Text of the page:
Our last stop at the festival was at a stand with a huge line serving the archetypal, best-known and most-exported Baja California seafood dish, tacos de pescado. Asked what kind of fish it was, the fry cook shrugged and responded, "Pescado blanco." White fish. Whatever kind of fish it was (probably tilapia), it was dipped in batter and fried to order, topped with cabbage, crema mexicana (a thin sour cream) and a splash of salsa. With a better choice of fish, it would have been divine; as it was, it was quite good. Rubio's and Wahoo's don't provide any kind of preparation for a real Ensenada-style fish taco, but credible versions are available in L.A. and Orange Counties.
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Parched after standing around in the sun and drinking alcohol, we wandered the boardwalk down the hill, watching hawkers sell candies, tepache (a drink made by mashing pineapples and sugar and allowing it to ferment very slightly; it's always served with a refreshing scoop of lemon ice) and crispy fried wheat puffs to passersby. I stopped at a stand filled with enormous young coconuts. A woman wielding an enormous knife cleaved the top of a coconut the size of my head, made an indentation in the soft interior flesh with a clean pocket knife, and (upon my asking) tipped the water into a clear plastic bag with a straw. Fresh young coconut water is one of the most refreshing liquids on Earth, and a powerful hangover remedy to boot. Having finished the water, the woman scraped the gelatinous, sweet flesh into the bag and indicated an array of seasonings: lime, chile powder, salt and an addictive, deep red syrup called chamoy. This last is made by drying apricots with brine; the resulting salty liquid is reduced and chile powder is added to it, for a sweet, salty, sour and spicy treat.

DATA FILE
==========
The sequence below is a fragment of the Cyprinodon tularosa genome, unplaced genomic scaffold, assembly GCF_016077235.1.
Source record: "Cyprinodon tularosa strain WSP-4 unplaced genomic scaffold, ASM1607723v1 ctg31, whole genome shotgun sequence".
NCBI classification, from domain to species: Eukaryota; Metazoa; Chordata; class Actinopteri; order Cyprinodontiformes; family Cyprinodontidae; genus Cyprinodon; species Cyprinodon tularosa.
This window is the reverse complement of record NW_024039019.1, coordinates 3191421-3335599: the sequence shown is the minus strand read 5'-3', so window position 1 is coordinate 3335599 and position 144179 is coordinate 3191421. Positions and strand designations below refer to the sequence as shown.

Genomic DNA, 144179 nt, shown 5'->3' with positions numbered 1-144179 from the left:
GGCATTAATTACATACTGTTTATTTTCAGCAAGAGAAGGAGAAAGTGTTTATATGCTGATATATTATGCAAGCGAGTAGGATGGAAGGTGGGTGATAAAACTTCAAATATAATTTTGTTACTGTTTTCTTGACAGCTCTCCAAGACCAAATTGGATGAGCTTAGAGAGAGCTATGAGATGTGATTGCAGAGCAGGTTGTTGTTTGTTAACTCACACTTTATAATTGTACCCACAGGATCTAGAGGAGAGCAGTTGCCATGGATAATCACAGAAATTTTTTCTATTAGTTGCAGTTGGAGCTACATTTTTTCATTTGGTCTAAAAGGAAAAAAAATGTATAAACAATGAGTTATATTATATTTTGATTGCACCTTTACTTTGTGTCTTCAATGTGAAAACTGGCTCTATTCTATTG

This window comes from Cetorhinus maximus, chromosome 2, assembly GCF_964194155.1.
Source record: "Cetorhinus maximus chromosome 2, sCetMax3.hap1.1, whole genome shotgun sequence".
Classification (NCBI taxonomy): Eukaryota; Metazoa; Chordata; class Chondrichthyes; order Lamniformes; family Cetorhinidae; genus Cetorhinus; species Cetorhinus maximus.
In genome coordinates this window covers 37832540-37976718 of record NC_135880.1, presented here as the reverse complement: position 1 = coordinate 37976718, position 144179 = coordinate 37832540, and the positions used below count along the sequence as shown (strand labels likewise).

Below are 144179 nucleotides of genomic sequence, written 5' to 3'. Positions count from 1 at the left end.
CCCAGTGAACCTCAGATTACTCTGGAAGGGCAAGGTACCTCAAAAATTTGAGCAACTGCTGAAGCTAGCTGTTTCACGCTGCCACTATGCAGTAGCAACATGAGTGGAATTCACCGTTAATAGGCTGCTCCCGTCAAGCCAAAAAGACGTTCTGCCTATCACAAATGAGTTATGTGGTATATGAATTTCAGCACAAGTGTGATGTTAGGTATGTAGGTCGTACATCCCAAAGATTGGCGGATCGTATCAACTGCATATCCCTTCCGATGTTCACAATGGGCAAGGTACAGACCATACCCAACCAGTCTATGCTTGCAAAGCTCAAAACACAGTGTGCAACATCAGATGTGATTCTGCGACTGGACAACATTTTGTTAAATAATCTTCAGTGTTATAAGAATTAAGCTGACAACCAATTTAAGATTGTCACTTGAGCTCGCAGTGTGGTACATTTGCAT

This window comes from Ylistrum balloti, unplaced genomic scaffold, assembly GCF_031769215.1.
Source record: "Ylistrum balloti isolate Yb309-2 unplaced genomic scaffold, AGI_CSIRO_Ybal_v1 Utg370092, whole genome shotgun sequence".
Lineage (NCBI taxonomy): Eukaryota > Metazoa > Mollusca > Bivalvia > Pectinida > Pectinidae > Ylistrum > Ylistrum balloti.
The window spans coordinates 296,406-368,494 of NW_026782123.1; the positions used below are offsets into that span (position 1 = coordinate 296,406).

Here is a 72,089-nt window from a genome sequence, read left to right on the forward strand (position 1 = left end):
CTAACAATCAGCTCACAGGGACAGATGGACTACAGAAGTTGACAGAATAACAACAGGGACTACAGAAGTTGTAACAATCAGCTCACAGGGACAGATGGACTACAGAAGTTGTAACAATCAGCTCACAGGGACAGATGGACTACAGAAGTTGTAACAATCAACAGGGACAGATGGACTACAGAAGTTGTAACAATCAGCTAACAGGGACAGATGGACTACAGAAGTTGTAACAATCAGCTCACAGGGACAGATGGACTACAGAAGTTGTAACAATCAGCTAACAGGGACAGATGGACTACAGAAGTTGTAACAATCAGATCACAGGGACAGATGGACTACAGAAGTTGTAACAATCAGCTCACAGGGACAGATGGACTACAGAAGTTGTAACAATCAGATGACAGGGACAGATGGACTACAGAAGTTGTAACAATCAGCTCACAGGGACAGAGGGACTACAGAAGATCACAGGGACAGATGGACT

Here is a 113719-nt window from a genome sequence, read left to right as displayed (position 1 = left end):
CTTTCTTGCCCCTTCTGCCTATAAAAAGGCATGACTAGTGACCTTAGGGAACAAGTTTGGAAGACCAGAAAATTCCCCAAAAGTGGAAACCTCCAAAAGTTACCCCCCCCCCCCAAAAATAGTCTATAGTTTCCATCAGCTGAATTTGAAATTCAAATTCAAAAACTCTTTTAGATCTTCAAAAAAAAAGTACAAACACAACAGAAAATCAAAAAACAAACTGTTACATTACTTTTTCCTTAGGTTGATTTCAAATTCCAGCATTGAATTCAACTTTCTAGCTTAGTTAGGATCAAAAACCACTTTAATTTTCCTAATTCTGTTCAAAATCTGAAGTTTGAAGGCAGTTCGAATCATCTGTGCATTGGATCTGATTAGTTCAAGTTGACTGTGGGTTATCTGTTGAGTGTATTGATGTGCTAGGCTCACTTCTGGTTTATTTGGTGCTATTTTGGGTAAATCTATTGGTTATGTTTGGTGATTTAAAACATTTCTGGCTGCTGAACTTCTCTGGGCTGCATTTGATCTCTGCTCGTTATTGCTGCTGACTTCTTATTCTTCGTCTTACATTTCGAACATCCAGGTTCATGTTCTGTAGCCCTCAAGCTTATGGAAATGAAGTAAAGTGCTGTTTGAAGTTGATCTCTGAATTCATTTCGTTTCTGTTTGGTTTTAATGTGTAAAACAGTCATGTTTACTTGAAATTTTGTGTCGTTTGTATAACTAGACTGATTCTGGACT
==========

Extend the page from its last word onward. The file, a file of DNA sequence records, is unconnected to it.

This what eating on the beach should be like; we should have amazing seafood being fished out of the water and served from unassuming buildings and quickly set-up tents. Instead, we have overpriced restaurants that fly in imported, expensive seafood and torture it into compliance. Tijuana manages to do what we Socalis cannot: celebrate the bounty of the local catch and use it to best effect in simple recipes.
Stay tuned tomorrow for the rest of the trip: high-end ceviche and people in Prada and Ermenegildo Zegna and the finest tacos in all the world, tacos that alone are worth the two-hour drive.